Apologies for taking this somewhat off topic but the "Parts in your printer have reached the end of their service life" is not a death sentence for any Epson printer.
Waste ink kits and service utilities are available that effectively potty train your printer (ie: piddling to an external tank instead of into its nappy) rather than sending it to the scrap heap. Epson are really "good" at telling you that you need a new printer but it's far from the case.
Just a thought.
Back on topic, refillable Canon cartridges are generally nowhere near as good a quality as you'll get with the original cartridges. The Pro 9000 in particular have a great set of clear CLI-8 cartridges (unlike the totally opaque type you get in it's replacement, the Pro 100) so you can actually see what you're doing when you refill them. Without wishing to promote another forum there's simply too much valuable information on the nifty-stuff forum spaces regarding Canon printers and refilling particular so you'd be crazy to ignore it.
The quick version however is that good ink flow is vital to any refilling and the Canon OEM carts are just designed so well as to provide this, even after multiple refills. Top-filling is simple enough and there's the Durchstich (German) method for those who prefer it too. If you get feed issues it's easy to assume the problem is clogging but often it's down to flow within the cartridge and remedying it can be relatively painless so long as you take your time.
As for inks I have a vested interest so I'm going to keep schtum on that, but given the 9000 has been around for so long the inks available are obviously pretty established and tweaked as they'll ever be.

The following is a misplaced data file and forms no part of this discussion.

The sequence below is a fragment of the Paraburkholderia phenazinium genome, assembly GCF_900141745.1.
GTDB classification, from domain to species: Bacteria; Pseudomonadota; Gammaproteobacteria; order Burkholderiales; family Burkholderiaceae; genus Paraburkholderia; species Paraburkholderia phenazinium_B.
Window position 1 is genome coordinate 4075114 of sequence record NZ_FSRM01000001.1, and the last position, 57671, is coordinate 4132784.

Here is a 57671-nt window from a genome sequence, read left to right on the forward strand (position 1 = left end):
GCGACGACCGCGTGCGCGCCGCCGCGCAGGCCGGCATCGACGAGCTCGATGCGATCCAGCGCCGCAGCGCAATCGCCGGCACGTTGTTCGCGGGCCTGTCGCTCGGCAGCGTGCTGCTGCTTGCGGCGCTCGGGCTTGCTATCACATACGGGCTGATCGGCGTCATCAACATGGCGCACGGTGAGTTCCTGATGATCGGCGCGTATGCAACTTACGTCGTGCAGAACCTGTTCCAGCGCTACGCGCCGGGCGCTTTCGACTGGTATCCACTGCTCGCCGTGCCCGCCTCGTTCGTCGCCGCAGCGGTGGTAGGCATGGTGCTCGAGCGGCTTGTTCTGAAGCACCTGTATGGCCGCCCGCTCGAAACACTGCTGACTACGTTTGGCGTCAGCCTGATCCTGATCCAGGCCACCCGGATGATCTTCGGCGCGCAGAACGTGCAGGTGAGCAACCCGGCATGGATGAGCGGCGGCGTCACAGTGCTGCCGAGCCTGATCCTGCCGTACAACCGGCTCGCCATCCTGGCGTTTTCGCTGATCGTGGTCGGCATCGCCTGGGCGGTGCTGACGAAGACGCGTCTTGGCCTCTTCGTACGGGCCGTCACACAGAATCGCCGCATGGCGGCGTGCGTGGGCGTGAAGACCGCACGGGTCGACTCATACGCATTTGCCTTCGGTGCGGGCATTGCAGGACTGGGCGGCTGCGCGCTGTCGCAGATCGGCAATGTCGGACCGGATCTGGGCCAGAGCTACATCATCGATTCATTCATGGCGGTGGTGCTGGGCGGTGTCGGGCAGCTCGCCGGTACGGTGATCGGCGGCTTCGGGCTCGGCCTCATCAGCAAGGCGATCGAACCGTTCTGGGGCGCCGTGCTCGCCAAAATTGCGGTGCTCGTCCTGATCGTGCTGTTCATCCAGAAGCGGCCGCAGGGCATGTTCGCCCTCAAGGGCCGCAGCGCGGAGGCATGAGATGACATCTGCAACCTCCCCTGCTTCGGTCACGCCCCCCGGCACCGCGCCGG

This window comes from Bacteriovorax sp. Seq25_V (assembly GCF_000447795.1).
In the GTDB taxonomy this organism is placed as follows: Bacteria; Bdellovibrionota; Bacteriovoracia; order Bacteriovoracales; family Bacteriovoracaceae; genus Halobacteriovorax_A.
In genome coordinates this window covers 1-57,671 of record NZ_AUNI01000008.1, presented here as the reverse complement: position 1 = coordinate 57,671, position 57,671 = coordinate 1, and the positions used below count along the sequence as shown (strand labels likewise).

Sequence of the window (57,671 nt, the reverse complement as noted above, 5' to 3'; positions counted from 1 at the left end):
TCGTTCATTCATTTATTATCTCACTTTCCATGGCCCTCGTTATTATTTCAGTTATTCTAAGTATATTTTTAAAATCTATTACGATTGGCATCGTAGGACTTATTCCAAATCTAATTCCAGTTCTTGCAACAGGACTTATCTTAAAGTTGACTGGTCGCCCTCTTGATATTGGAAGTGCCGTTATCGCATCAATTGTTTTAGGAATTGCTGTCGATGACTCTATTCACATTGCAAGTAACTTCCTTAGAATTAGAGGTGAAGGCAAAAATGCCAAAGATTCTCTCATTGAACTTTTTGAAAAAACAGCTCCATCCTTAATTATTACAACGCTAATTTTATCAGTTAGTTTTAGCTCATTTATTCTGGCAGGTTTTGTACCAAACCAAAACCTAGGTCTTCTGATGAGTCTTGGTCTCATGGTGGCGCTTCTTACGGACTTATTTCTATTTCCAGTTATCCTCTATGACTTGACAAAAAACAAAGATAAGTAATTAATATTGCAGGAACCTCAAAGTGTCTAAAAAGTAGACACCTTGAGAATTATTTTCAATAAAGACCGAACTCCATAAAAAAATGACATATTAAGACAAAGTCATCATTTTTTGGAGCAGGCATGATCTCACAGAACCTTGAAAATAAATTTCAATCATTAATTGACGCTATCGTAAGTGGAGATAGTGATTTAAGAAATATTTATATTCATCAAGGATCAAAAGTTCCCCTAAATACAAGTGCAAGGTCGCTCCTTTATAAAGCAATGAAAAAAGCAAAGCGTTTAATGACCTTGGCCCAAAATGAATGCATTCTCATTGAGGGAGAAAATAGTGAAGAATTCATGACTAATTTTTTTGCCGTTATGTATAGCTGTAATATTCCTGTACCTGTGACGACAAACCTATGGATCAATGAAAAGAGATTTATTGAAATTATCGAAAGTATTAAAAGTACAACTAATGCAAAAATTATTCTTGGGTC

As with all things it's easy to assume it'll "just work" but often there's a learning curve to offset the initial cost savings. Worth taking the time though but again I'm biased
OctoMartin's right about re-using original Canon CLI-8 cartridges. Overfilling's too easy with opaque cartridges.
I've been top-filling original Canon CLI-8 cartridges for a while and here's a way to stop ink leaking out of the exit hole whilst you're filling it up:
(1) save the orange-coloured ink-exit cap that came with the cartridge
(2) trim off the plastics 'tabs' that are left from snapping the cap off
(3) when refilling, replace the cap and keep in place with a strong elastic band
(4) after replacing the top bung remove the cap
(5) replace full cartridge in printer
Just to add on the ink leaking front, there are a few other options too.
1. Seal up the exit port using electrical tape stretched over the port (being careful to make sure it does actually cover the hole obviously!)
2. Use one of the third party orange clips from refillables or other sources. These are actually more stable, holding the cartridge horizontal while you refill so you can free up a hand while refilling.
3. If you're really bored you could even build your own little refill jig with a silicon disk to seal the port and a rubber band to hold the cartridge in position but unless you're a frustrated engineer that loves coming up with stuff like that, it could be seen as overkill
Thanks guys - I was contemplating going down the Lyson route for a Pixma 9000 II - so glad I found this page. Maybe I'll just keep forking out for CLI-8s!